A former Centennial Arts Academy teacher was formally charged Feb. 7 by the district attorney with two counts of child molestation.
Gabriel Ramon Espinoza, of Gainesville, faces allegations made by two young girls who were his students.
Espinoza was originally arrested Feb. 24 and has since been released. He was the Science, Technology, Engineering, Arts and Math, or STEAM, activity teacher.
Gainesville City Schools Superintendent Jeremy Williams said Espinoza was terminated March 29, 2021.
The allegations involve touching the chest of one student on Feb. 16, 2021, and touching the thigh and leg of the other student sometime between August 2017 and May 2018.
The Gainesville Police investigator testified at a prior hearing that one girl said “that she didn’t say anything because he was a teacher and she didn’t want to get in trouble.”
Espinoza was charged in a formal accusation, which was filed by the district attorney instead of being presented to a grand jury for indictment.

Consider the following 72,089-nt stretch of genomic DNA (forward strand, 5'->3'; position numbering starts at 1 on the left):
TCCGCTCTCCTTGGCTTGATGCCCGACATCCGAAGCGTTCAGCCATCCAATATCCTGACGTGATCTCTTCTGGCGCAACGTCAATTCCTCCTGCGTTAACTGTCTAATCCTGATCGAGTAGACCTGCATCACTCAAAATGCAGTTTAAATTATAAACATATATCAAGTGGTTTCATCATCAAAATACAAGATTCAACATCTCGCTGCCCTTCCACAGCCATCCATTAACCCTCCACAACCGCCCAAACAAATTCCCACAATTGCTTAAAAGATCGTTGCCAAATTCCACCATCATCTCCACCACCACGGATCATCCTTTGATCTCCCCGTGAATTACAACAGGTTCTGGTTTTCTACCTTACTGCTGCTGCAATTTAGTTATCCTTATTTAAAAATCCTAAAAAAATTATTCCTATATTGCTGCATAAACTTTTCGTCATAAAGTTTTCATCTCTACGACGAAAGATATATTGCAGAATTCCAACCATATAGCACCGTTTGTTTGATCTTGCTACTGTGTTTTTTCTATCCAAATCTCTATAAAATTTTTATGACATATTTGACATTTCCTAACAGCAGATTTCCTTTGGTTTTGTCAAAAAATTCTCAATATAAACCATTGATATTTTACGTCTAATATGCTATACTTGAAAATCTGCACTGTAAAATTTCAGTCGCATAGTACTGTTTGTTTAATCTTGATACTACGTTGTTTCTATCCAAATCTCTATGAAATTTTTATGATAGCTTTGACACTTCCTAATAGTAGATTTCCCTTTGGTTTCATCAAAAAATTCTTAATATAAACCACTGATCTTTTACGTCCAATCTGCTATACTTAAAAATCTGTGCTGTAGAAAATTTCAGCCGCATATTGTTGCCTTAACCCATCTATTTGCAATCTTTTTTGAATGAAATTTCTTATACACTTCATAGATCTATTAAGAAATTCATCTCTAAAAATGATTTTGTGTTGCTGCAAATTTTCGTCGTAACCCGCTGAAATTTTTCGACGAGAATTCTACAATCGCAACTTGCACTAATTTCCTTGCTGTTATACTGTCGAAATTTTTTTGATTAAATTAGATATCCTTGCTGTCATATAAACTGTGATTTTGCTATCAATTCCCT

Defense attorney Arturo Corso took issue with the fact that this case was not presented to a grand jury. He said the allegations are false and that he would “aggressively defend the case.”
“It strains credulity that a person as well-liked and regarded as Gabriel Espinoza, with no criminal history ever … can just one day be haphazardly accused by a kid who doesn’t want to do her work in class,” Corso said.
Corso said these allegations have “ruined the teaching career of a respected man.”
When asked about the case not going before a grand jury, Northeastern Judicial Circuit District Attorney Lee Darragh pointed to a change made by the legislature last year in response to the COVID-19 pandemic.
Courts across Georgia postponed jury trials and did not reconvene grand juries to indict new cases for some time as a public health precaution.
House Bill 635 in 2021 gave district attorneys the authority to “prefer accusations,” a formal charging document filed by the district attorney. The bill also made it so these cases would be tried the same as if the case was indicted by a grand jury.
The exclusions to this rule are murder, armed robbery, kidnapping, rape, and aggravated sex crimes which are considered “serious violent” felonies.
The bill was signed by Gov. Brian Kemp in May 2021 and became law.
Darragh said he has filed these accusations in cases that have fallen under the criteria by the law change.